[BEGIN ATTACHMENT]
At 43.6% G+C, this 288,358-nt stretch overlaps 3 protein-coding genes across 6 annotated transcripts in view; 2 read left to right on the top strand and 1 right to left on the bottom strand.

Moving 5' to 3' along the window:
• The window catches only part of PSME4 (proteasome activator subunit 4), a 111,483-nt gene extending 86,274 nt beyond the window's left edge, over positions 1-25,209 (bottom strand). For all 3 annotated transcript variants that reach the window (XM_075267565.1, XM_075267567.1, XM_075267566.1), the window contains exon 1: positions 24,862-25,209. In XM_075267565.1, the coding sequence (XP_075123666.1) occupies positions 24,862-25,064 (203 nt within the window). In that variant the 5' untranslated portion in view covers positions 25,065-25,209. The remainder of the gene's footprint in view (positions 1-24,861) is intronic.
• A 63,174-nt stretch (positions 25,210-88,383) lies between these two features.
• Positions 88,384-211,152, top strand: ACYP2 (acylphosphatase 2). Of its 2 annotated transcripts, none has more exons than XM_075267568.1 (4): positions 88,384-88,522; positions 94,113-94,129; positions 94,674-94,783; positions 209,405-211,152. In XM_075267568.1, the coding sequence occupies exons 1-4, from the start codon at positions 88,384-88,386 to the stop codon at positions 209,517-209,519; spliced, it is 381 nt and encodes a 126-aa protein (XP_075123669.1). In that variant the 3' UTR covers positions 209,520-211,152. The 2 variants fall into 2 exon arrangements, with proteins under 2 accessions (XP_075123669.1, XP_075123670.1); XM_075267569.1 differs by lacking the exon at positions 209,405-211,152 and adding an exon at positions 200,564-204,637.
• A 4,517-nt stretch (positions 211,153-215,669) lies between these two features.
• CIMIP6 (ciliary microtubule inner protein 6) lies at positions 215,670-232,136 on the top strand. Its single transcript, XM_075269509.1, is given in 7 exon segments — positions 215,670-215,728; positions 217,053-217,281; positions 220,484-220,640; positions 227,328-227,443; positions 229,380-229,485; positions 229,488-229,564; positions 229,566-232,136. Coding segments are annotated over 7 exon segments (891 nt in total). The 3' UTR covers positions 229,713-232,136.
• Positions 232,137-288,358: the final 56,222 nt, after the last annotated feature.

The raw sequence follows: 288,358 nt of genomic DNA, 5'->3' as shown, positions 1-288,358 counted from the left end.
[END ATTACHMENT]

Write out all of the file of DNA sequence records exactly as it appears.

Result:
At 43.6% G+C, this 288,358-nt stretch overlaps 3 protein-coding genes across 6 annotated transcripts in view; 2 read left to right on the top strand and 1 right to left on the bottom strand.

Moving 5' to 3' along the window:
• The window catches only part of PSME4 (proteasome activator subunit 4), a 111,483-nt gene extending 86,274 nt beyond the window's left edge, over positions 1-25,209 (bottom strand). For all 3 annotated transcript variants that reach the window (XM_075267565.1, XM_075267567.1, XM_075267566.1), the window contains exon 1: positions 24,862-25,209. In XM_075267565.1, the coding sequence (XP_075123666.1) occupies positions 24,862-25,064 (203 nt within the window). In that variant the 5' untranslated portion in view covers positions 25,065-25,209. The remainder of the gene's footprint in view (positions 1-24,861) is intronic.
• A 63,174-nt stretch (positions 25,210-88,383) lies between these two features.
• Positions 88,384-211,152, top strand: ACYP2 (acylphosphatase 2). Of its 2 annotated transcripts, none has more exons than XM_075267568.1 (4): positions 88,384-88,522; positions 94,113-94,129; positions 94,674-94,783; positions 209,405-211,152. In XM_075267568.1, the coding sequence occupies exons 1-4, from the start codon at positions 88,384-88,386 to the stop codon at positions 209,517-209,519; spliced, it is 381 nt and encodes a 126-aa protein (XP_075123669.1). In that variant the 3' UTR covers positions 209,520-211,152. The 2 variants fall into 2 exon arrangements, with proteins under 2 accessions (XP_075123669.1, XP_075123670.1); XM_075267569.1 differs by lacking the exon at positions 209,405-211,152 and adding an exon at positions 200,564-204,637.
• A 4,517-nt stretch (positions 211,153-215,669) lies between these two features.
• CIMIP6 (ciliary microtubule inner protein 6) lies at positions 215,670-232,136 on the top strand. Its single transcript, XM_075269509.1, is given in 7 exon segments — positions 215,670-215,728; positions 217,053-217,281; positions 220,484-220,640; positions 227,328-227,443; positions 229,380-229,485; positions 229,488-229,564; positions 229,566-232,136. Coding segments are annotated over 7 exon segments (891 nt in total). The 3' UTR covers positions 229,713-232,136.
• Positions 232,137-288,358: the final 56,222 nt, after the last annotated feature.

The raw sequence follows: 288,358 nt of genomic DNA, 5'->3' as shown, positions 1-288,358 counted from the left end.